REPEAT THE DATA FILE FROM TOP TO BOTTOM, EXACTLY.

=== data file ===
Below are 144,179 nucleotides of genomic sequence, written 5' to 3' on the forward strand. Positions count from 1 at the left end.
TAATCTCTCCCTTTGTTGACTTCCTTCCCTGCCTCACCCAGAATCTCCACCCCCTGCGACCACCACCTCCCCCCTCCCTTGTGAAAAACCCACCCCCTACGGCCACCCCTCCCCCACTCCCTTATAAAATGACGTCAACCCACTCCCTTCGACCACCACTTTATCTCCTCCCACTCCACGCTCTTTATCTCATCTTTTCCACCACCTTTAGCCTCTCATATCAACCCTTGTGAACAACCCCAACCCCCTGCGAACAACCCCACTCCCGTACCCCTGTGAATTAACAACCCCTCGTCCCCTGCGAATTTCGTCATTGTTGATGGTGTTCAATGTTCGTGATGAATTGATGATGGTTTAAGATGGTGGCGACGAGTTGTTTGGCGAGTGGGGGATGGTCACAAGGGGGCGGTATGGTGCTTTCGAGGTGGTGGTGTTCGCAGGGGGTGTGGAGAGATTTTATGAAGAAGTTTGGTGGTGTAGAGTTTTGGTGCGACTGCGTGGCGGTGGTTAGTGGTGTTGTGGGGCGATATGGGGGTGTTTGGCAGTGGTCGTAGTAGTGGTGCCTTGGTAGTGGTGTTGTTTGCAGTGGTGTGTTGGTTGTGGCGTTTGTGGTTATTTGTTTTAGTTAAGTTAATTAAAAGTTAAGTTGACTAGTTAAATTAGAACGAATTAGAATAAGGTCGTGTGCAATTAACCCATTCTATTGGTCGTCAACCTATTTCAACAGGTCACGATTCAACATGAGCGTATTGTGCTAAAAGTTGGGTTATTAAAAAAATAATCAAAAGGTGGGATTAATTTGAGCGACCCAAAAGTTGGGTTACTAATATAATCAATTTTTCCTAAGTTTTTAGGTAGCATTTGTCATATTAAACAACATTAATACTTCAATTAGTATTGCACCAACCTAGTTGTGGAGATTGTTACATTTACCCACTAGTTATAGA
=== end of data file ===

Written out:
Below are 144,179 nucleotides of genomic sequence, written 5' to 3' on the forward strand. Positions count from 1 at the left end.
TAATCTCTCCCTTTGTTGACTTCCTTCCCTGCCTCACCCAGAATCTCCACCCCCTGCGACCACCACCTCCCCCCTCCCTTGTGAAAAACCCACCCCCTACGGCCACCCCTCCCCCACTCCCTTATAAAATGACGTCAACCCACTCCCTTCGACCACCACTTTATCTCCTCCCACTCCACGCTCTTTATCTCATCTTTTCCACCACCTTTAGCCTCTCATATCAACCCTTGTGAACAACCCCAACCCCCTGCGAACAACCCCACTCCCGTACCCCTGTGAATTAACAACCCCTCGTCCCCTGCGAATTTCGTCATTGTTGATGGTGTTCAATGTTCGTGATGAATTGATGATGGTTTAAGATGGTGGCGACGAGTTGTTTGGCGAGTGGGGGATGGTCACAAGGGGGCGGTATGGTGCTTTCGAGGTGGTGGTGTTCGCAGGGGGTGTGGAGAGATTTTATGAAGAAGTTTGGTGGTGTAGAGTTTTGGTGCGACTGCGTGGCGGTGGTTAGTGGTGTTGTGGGGCGATATGGGGGTGTTTGGCAGTGGTCGTAGTAGTGGTGCCTTGGTAGTGGTGTTGTTTGCAGTGGTGTGTTGGTTGTGGCGTTTGTGGTTATTTGTTTTAGTTAAGTTAATTAAAAGTTAAGTTGACTAGTTAAATTAGAACGAATTAGAATAAGGTCGTGTGCAATTAACCCATTCTATTGGTCGTCAACCTATTTCAACAGGTCACGATTCAACATGAGCGTATTGTGCTAAAAGTTGGGTTATTAAAAAAATAATCAAAAGGTGGGATTAATTTGAGCGACCCAAAAGTTGGGTTACTAATATAATCAATTTTTCCTAAGTTTTTAGGTAGCATTTGTCATATTAAACAACATTAATACTTCAATTAGTATTGCACCAACCTAGTTGTGGAGATTGTTACATTTACCCACTAGTTATAGA